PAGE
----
Great Lakes Education Workshop
FT Stone Laboratory
Gibralter Island, Lake Erie, Ohio State University
July 21-27, 2013
One Person Can Make a Difference!
“One person can make a difference,” Dr. Fortner said as she recalled how a group of people wrote to Dr. Seuss about changing a line in The Lorax. The line read “…I hear that things are just as dreary up in Lake Erie”. Dr. Fortner and her group of graduate students felt that the line gave Lake Erie a bad name, and didn’t take into account the amazing efforts on the part of people who were making a concerted effort to clean up the lake. Our teacher found a copy of the letter that Dr. Seuss wrote in response, in which he said he would take the line out of future printings of the book. It is amazing to know that this popular children’s book has been changed for generations to come because of the efforts of a group of concerned individuals.
Next, our class explored the great mystery of the “Great Lakes Triangle”. The case could be made that there were more wrecks in the Great Lakes than in the Bermuda Triangle! Our mystery question was “What happened aboard the Edmund Fitzgerald?” We split into three groups to test three different hypotheses. The first group investigated whether the boat’s design was to blame. The second group checked for weather conditions within a six hour time frame of the wreck. The third group looked at the bathymetry of the water. When all groups reported back, we decided that there wasn’t just one reason for the wreck, but a multitude of reasons ranging from a change in winds, human error and the change in the bathymetry of the lake where the ship may have run off course.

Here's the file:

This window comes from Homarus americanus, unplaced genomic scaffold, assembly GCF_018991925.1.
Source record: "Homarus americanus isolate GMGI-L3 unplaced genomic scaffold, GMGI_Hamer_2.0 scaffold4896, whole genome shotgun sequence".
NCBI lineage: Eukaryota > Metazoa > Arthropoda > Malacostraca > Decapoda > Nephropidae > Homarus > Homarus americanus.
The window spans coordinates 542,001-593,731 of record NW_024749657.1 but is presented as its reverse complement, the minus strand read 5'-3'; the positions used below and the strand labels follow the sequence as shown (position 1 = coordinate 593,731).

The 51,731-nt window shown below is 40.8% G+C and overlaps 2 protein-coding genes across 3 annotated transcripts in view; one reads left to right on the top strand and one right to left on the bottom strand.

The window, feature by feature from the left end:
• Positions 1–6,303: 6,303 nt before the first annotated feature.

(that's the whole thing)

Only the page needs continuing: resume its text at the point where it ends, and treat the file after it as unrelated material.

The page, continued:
The rest of the afternoon was “history” day on South Bass Island. We visited Perry’s monument, where we learned that women dressed as men to battle with the British alongside their American men in the battle of Lake Erie, during the war of 1812. Our Park Ranger left us with some very wise words: “Pick and choose your battles and don’t give up the ship.”
We visited glacial grooves at the South Bass Island State Park and measured the angle of the grooves to compare to previous “groove sites” we visited all around the islands in Lake Erie. All the glacial groove sites had a similar cardinal direction with the exception of the grooves on Gibralter Island. It is believed that a tributary affected the path of least resistance in front of the glacier causing the Gibralter grooves to be orientated differently by about ninety degrees.
This week has been a rewarding challenge to all of us. Even though the time has been short, it has been valuable. We are grateful for this opportunity and wish everyone well as we start to pack up for our return trips home. This has been a journey of a lifetime, and one we’ll never forget. Thank you all. Carrie and Min